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Dale Garvey

Where are all the batboys? What happened to them? And when did they disappear?

In this context, I’m referring to the little kids (usually but not always boys) who ran out from the dugout to retrieve the bat when necessary. There was a time when every team had a youngster between the ages of five and 10 serving in that role. Thinking back on the previous season, I don’t remember a single kid matching that description.

The batboys were usually the offspring of the coach. Maybe all those kids have grown up and are playing now. There has been some turnover in coaches among the teams in my area, and the replacements are usually but not always younger than the coach they’ve replaced. So you’d think with a young crop of coaches would come youngsters.

I have a couple favorite batboy stories. One involves the kid who had a comment for me every time he came out to grab the bat. “Your zone’s too high,” he told me once. “Be sure our pitcher gets that pitch, too,” he said on another occasion. Either he was the most grizzled adolescent in history or he repeated what he’d heard in the dugout.

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The other is actually the experience of a fellow umpire. He was working an independent pro league when the batter laced a hit. The runner from second was steaming for home and the throw was on the way. There was going to be a play at the plate and it was going to be close. Suddenly my compadre saw the team’s batboy grabbing the bat, which was lying just to the side of the plate and at ground zero for the impending play. Instinctively, he grabbed the kid by the shirt collar and pulled.  So with one hand he signaled the out while the batboy dangled from his other.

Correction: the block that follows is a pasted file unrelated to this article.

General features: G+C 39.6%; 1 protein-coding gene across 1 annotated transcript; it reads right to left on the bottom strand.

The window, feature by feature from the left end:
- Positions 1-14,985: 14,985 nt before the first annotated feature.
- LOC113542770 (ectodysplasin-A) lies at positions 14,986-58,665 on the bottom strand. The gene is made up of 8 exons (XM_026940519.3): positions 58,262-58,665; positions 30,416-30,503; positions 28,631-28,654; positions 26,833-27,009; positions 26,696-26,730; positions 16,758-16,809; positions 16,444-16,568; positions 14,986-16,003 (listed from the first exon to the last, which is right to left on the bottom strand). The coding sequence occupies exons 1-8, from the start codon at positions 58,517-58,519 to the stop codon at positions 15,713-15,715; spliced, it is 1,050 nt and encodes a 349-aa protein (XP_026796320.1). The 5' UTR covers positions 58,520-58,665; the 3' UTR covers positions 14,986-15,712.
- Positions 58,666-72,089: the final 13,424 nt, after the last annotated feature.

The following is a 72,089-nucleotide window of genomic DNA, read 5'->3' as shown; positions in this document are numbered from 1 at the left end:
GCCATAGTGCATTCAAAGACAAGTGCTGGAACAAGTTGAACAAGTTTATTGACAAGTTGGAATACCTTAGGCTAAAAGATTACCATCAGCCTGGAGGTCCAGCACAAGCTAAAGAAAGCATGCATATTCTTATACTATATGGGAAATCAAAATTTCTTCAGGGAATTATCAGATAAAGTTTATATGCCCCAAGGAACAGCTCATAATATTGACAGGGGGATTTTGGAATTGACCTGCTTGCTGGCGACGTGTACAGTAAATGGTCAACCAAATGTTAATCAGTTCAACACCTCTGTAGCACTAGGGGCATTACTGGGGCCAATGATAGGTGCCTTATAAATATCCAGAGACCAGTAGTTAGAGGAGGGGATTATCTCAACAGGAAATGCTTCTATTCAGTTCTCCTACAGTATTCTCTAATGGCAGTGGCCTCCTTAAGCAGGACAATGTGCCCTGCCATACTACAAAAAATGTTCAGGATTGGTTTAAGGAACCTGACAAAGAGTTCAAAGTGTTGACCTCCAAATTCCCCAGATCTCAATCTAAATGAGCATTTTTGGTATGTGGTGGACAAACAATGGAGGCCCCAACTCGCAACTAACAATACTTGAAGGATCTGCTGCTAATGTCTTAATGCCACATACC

The manager was a former major leaguer and the batboy was his son. The manager came out of the dugout and the umpire was sure he was going to either holler about his kid being manhandled or to argue the call. Instead the manager collected his kid, mumbled “Thanks” and left the field.

Several years ago, a similar incident occurred in a major league game. Dusty Baker was managing the San Francisco Giants and his three-year-old son Darren was serving as batboy. Like the other youngster, his exuberance was nearly his downfall. In young Baker’s case, the Giants’ J.T. Snow did the rescuing as he crossed the plate with a run.

Perhaps that memory is what’s inspiring coaches to have their kids sit in the stands instead of being batboys.

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Note: This article is archival in nature. Rules, interpretations, mechanics, philosophies and other information may or may not be correct for the current year.

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